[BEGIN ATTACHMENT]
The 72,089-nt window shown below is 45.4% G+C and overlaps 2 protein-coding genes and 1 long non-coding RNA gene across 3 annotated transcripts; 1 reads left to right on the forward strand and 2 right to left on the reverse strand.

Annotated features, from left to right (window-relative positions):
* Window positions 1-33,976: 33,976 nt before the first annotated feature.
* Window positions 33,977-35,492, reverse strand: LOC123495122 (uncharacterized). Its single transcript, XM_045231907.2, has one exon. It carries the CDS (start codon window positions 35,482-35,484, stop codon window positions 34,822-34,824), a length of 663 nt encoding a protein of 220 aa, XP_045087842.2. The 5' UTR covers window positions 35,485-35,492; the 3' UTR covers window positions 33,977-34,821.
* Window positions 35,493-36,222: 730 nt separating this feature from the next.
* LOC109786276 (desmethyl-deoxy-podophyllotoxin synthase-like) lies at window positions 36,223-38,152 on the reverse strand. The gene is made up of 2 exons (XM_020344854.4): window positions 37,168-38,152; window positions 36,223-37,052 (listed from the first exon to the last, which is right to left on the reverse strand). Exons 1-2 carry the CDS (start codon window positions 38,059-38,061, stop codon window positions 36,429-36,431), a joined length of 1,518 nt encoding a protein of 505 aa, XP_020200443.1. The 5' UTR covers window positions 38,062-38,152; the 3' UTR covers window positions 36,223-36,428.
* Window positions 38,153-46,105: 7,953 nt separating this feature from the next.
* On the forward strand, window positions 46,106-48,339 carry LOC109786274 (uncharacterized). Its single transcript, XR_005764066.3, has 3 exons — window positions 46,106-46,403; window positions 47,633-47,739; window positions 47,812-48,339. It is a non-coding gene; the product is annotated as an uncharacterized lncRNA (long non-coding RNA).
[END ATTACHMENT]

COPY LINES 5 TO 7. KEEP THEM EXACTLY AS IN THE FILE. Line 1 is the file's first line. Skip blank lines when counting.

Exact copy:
* Window positions 35,493-36,222: 730 nt separating this feature from the next.
* LOC109786276 (desmethyl-deoxy-podophyllotoxin synthase-like) lies at window positions 36,223-38,152 on the reverse strand. The gene is made up of 2 exons (XM_020344854.4): window positions 37,168-38,152; window positions 36,223-37,052 (listed from the first exon to the last, which is right to left on the reverse strand). Exons 1-2 carry the CDS (start codon window positions 38,059-38,061, stop codon window positions 36,429-36,431), a joined length of 1,518 nt encoding a protein of 505 aa, XP_020200443.1. The 5' UTR covers window positions 38,062-38,152; the 3' UTR covers window positions 36,223-36,428.
* Window positions 38,153-46,105: 7,953 nt separating this feature from the next.